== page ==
The finest thing to come out of Bradford since… The finest thing to come out of Bradford ever, Terrorvision were one of the UK’s best rock bands of the 1990s, and while they disappeared for a while, they came back with a new album earlier this year, so here we go…
The song that got me into Terrorvision was My House, which featured on Kerrang! The Album and it’s the obvious highlight of their debut album. The guitars are a bit heavier and the edges are a bit rougher than the rest of their discography, but I still really like Formaldehyde and there’s some really enduring stuff on there as well as My House. Opener Problem Solved is a fine introduction to the Terrorvision sound, while American TV and New Policy One are both excellent singles. It doesn’t all work as well as that, but it’s a cracking start for a band who were about to get really good really quickly.
How To Make Friends And Influence People (1994)
A huge leap forward that helped the band do exactly what the title suggested, the production powers of Gil Norton took away all of the rougher edges of their debut, replacing them with huge hooks, soaring riffs and a sense of fun that would epitomise the band from here on in. It starts with a stunning one-two of Alice What’s The Matter and the catchy, barking mad Oblivion, and rarely lets up the pace or the quality. Discotheque Wreck and Pretend Best Friend are two of the most deliriously entertaining rock songs ever written, and the band showed they could slow it down on Top 40 hits Middleman and Some People Say. Just fantastic.
Regular Urban Survivors (1996)
With their tails up, Terrorvision returned two years later with fantastic album artwork (see above) and another fantastic collection of songs. Perseverance was this album’s Oblivion and shot up to fifth in the charts, while Bad Actress, Celebrity Hit List and Easy get up the momentum and the band’s high profile. There’s no really any weak links here, from the mad Mugwump and Cluedo-esque Dog Chewed The Handle to lyrics as daft as ‘the dog-io and the cat-io are fighting on the patio’, this was Terrorvision on top form and it was great to see it getting the success it deserved.
Shaving Peaches (1998)
After that success, Terrorvision were under pressure from EMI to maintain those levels, so follow-up album Shaving Peaches featured four different producers and a sound that was presumably intended to be more chart-friendly. However, it took a remix of Tequila to give them a chart hit and the album was generally less well received than the two that preceded it. However, I still really like it, with III Wishes and Josephine a great start to the album, and it doesn’t quite have the dizzying highs of HTMFAIP or RUS, it’s a great collection of really catchy songs (Babyface, Can’t Get You Out Of My Mind, etc). But ultimately, it was kind of taken over by THAT remix.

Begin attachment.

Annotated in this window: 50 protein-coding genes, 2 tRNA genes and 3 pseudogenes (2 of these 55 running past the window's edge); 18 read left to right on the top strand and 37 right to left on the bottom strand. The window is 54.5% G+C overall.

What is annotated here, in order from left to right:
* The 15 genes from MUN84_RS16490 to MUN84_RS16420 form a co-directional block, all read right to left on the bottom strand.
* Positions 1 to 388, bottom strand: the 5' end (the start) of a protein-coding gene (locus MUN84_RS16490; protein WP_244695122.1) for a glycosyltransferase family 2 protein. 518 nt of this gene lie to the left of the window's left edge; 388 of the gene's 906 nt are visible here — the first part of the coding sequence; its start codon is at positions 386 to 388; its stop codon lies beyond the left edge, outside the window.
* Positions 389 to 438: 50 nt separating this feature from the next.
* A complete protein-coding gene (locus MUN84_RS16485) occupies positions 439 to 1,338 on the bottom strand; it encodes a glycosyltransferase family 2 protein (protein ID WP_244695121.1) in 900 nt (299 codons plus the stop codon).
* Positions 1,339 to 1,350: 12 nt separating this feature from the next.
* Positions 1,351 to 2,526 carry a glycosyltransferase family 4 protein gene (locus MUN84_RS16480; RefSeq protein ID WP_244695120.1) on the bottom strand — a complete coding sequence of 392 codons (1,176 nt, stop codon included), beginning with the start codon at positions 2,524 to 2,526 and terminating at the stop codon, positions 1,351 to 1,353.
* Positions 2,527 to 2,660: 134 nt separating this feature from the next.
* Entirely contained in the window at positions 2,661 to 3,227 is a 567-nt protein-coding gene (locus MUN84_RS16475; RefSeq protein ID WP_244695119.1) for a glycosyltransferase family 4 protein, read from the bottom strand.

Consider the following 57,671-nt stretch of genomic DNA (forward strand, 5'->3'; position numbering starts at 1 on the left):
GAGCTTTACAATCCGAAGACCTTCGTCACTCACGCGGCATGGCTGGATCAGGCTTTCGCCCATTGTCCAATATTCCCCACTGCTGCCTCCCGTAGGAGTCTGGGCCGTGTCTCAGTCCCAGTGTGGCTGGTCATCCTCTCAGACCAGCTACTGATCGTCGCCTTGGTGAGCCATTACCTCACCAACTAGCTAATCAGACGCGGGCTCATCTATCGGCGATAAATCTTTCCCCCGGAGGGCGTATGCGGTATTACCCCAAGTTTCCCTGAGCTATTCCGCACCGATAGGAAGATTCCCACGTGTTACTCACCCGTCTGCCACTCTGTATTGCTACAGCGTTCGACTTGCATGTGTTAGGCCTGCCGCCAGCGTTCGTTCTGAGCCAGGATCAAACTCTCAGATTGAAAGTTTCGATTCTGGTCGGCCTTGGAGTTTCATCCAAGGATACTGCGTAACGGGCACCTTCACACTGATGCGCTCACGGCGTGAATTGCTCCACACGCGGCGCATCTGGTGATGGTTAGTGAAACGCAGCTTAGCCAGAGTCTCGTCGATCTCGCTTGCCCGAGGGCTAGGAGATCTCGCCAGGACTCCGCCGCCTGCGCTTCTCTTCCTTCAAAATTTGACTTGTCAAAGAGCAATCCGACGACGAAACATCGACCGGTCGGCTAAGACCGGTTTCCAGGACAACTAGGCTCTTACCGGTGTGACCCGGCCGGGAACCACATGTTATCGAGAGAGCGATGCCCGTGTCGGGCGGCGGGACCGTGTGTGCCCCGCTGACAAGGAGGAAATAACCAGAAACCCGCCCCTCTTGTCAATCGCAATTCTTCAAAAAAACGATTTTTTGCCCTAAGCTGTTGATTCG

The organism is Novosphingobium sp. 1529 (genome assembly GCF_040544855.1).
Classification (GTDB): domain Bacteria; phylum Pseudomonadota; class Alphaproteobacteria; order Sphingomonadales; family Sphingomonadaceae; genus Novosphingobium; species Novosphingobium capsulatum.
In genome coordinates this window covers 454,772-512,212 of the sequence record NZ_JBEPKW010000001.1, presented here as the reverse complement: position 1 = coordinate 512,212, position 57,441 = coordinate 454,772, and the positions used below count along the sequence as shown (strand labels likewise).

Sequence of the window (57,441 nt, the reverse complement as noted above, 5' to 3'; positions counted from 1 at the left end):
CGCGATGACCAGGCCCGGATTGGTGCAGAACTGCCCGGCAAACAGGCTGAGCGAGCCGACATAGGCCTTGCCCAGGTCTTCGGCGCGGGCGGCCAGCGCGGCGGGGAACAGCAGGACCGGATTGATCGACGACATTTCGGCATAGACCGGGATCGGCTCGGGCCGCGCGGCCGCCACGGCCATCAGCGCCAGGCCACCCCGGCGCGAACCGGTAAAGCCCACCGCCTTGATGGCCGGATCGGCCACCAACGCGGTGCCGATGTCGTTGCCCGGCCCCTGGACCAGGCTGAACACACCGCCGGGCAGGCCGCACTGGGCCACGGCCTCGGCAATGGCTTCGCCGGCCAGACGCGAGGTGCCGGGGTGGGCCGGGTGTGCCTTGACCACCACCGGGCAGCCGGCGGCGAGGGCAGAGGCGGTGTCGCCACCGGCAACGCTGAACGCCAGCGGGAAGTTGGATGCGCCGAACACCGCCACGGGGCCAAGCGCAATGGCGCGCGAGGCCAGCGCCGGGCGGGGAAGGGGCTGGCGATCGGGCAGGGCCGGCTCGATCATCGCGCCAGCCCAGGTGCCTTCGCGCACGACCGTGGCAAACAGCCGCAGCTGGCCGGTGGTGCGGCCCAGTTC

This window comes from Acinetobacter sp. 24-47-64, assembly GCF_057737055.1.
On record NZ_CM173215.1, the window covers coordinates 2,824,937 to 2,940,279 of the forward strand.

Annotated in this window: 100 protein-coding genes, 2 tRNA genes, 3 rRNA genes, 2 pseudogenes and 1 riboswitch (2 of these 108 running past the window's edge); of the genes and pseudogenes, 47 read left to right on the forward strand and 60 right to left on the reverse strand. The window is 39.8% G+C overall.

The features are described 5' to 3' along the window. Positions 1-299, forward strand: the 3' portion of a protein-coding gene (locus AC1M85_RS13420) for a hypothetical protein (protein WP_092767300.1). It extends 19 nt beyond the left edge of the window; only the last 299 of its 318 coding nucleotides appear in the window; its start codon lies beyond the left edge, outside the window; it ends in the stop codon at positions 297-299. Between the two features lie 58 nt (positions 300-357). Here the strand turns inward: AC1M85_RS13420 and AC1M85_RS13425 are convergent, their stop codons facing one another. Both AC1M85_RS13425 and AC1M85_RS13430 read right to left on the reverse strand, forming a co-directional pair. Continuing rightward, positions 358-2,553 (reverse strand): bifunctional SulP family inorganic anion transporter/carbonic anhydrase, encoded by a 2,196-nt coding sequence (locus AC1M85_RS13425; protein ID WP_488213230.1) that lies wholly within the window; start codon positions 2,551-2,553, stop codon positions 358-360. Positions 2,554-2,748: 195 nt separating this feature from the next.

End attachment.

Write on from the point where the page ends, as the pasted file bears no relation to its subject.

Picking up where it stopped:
Good To Go (2001)
To paraphrase a line from a song from the previous album, this one took a while to click (*click*), but then I got the gist. At first, it seemed to me to be the sound of a band caught between doing what they want to do and what they think might help them maintain the surprising success of Tequila. So both singles (D’you Wanna Go Faster and Fists Of Fury) had a dancey, quirky feel to them, and neither really got anyway. Having been dropped by their label and with this album flopping, they split up not long after and I didn’t really listen to it much. But recently I have been and it’s actually a perfectly good Terrorvision album and it’s a shame that I didn’t give it much of a chance at the time.
Super Delux (2011)
Ten years on, this album took me completely by surprise. Somehow I totally missed any news of it being released and literally stumbled across it on Amazon’s MP3 store. Obviously I immediately bought it, but had a slight feeling of trepidation. Sometimes when one of your favourite bands comes back after a long time, it’s not quite the same. They’re older, you’re older and it just doesn’t really work. Thankfully, that’s not even slightly the case here. Super Delux is great. Neighbourhood, Hold Tight, This Is Suicide and Shiny Things are my favourites but all of it is way better than it should have any right to be. Somehow they’ve bounced back with one of their best albums.